Survival Guide: Herb Birch, founder of the Bubba Mac Blues Band

Herb Birch

Bubba Mac Enterprises

Herb Birch left government contracting in February 2000 when he and his partners sold their company, Birch and Davis Holdings Inc., for $75 million to Affiliated Computer Services Inc. The business started by Birch and Willie Davis in 1976 delivered health care management services to clients in all 50 states and in every department of the federal government involved in health care.

An avid blues guitarist, Birch used his portion of the sales to form a band. He also purchased a restaurant in Somers Point, N.J., so his band would have a place to play. Birch, 59, became Bubba of the Bubba Mac Blues Band.

To date, the band has released three CDs and has a fourth on the way. The band also has its own television and radio programs, plays at blues festivals and other events throughout the country, and has performed more than 600 shows at the restaurant, the Bubba Mac Shack (www.bubbamac.com).

Birch talked with Editor Steve LeSueur about what he's learned since leaving government contracting.

 

WT: Is it still a dream?

Birch: It's definitely still a dream coming true. The band is in its fifth year, and we're getting more and more popular. Running a restaurant is a lot harder than I thought ... but it's a lot of fun. When I'm on stage, I don't stop grinning.

WT: Is the restaurant turning a profit?

Birch: We have a nice, profitable restaurant. It's not unlikely we will have 20 more of them in the next five years.

WT: What have you learned in your present work that would have helped you at Birch and Davis?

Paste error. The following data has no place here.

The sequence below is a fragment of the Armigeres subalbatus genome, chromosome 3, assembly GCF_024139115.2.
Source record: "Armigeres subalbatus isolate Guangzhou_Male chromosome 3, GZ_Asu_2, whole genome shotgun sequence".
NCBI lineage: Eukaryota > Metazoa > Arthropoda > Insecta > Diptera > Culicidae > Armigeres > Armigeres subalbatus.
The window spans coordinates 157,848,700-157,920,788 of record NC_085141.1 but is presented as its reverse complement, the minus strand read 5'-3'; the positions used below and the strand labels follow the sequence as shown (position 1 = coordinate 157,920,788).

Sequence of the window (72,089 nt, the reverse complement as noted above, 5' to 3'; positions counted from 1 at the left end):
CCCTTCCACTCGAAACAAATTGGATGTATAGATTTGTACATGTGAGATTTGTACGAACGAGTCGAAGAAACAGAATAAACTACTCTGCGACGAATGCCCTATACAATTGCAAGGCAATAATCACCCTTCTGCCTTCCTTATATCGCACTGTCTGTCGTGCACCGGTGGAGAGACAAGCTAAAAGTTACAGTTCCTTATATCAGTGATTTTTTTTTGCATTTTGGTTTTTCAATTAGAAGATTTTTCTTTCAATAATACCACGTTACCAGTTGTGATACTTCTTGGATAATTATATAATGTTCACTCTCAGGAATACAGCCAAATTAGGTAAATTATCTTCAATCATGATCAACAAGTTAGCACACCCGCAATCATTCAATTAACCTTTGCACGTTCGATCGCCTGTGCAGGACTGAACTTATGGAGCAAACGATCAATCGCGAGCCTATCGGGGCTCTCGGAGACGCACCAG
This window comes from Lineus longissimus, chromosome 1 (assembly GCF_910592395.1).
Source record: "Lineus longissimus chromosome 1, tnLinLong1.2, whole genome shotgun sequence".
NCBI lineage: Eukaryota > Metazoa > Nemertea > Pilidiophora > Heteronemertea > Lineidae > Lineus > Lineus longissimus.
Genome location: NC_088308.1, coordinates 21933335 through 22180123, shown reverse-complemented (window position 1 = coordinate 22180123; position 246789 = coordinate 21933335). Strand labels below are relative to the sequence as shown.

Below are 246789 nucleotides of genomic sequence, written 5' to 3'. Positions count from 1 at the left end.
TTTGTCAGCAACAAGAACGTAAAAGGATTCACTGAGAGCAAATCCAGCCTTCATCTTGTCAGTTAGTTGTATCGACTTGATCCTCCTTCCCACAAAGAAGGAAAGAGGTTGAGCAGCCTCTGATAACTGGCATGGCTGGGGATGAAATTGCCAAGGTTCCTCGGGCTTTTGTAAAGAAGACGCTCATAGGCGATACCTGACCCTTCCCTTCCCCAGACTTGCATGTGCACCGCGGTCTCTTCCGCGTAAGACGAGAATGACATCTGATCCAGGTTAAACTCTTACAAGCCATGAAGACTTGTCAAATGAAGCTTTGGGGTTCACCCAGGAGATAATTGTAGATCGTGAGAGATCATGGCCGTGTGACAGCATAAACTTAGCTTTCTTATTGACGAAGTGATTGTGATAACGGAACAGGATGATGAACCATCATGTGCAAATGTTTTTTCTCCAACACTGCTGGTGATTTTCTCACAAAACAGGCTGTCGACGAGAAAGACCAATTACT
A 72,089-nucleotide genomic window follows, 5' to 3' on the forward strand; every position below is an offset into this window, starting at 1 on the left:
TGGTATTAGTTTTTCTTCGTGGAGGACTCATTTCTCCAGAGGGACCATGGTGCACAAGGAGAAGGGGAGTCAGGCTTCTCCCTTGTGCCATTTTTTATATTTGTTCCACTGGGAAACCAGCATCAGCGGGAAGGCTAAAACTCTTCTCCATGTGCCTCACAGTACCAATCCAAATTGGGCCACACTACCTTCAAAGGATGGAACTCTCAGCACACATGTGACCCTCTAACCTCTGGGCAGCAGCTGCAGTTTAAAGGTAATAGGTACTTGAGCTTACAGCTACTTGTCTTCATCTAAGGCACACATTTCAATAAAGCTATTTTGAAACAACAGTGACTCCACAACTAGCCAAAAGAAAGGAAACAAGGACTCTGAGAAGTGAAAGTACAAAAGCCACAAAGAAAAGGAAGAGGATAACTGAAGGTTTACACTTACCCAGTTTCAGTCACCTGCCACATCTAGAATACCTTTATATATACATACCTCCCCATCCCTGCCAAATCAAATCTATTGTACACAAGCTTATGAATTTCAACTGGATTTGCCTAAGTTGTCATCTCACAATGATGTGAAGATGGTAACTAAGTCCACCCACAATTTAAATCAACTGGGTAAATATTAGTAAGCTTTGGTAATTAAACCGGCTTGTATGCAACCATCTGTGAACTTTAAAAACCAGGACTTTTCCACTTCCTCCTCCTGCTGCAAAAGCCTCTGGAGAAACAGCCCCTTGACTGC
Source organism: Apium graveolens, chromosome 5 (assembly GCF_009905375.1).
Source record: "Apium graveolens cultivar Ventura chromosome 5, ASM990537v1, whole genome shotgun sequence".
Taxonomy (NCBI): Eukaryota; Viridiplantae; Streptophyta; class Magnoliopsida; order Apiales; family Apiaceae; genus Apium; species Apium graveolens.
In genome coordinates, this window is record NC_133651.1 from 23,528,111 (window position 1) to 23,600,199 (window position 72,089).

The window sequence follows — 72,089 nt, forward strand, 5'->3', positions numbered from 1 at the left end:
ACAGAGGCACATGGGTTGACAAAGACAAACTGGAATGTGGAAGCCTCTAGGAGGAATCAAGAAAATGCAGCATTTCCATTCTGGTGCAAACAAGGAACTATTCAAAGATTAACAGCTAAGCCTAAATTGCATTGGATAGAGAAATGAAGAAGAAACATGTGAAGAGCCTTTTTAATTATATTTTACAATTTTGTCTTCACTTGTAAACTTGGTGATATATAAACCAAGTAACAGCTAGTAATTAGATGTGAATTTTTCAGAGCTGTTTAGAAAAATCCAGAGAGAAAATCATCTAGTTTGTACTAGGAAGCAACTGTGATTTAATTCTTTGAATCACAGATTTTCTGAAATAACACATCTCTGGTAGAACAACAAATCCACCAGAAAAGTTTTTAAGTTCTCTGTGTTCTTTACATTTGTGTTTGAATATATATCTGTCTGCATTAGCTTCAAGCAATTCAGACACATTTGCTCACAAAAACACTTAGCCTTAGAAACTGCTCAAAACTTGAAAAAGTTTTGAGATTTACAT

Birch: The one thing I'm focused heavily on now is marketing and using the media for that purpose. The Bubba Mac Blues Band and the Bubba Mac Shack are marked, as they say in marketing. We are well merchandised, because we came up with a theme and a logo -- which happens to be my head -- and things that are catchy that have made us known.

We didn't do that in the consulting business at all. I always assumed it was too expensive. Obviously, you've got to take a different approach in consulting. Today, we're using radio and TV, which I didn't think to do before. But I think I would now.

WT:Has working in the private sector changed your view of government and how it operates?

Birch: I have a lot of respect for the government employees I've worked with. They can be frustrating when you're on the other end of the regulatory initiative, getting a license and so forth.

But I'm not impressed by the private sector being more efficient than the government, because I don't think it is. All organizations have good and bad sides to them. It is harder to change a public entity in a short time than one in the private sector because of the bureaucracy and the legislative process.

WT: Do you miss the management and consulting business?

Birch: I'm having a ball with Bubba Mac Enterprises, but I miss the health policy dialogue and interaction with the people who are in charge of implementing it around the country. So I've started up again a national health care leadership conference I used to co-chair with Birch and Davis. We hold it in New Orleans and call it the Cajun Christmas Conference. You can check it out at www.cajunconference.com.

At Birch and Davis, as we got more successful, we did the kinds of contracts we wanted to do. We helped to define our work, not just respond to the marketplace. That's what made it worth doing, and that's why I want to do some of it again.

WT: What's your restaurant like?

Birch: Pick your favorite wedding reception you've ever gone to, and that's it. You might see a grandfather dancing with his granddaughter, and next to him a young couple that just got married. We call it upscale but down home. Our band is known for playing the happy blues.

WT: Did you always look like Jerry Garcia, the late lead guitarist for the Grateful Dead?

Birch: I didn't even know who he was until he passed away. I wasn't a Deadhead at all. After he died, I'd be driving around in my convertible and everybody yelled "Jerry" at me. So I became quite a student of Jerry Garcia after that. I have one song I wrote that's a take-off on how I look like him. It's called "I've Been Here Before and I'm Glad to be Back Again."

WT: What advice would you give to former colleagues?

Birch: If you don't enjoy it, don't do it anymore. This isn't profound, but truly, you can't just do it for money.

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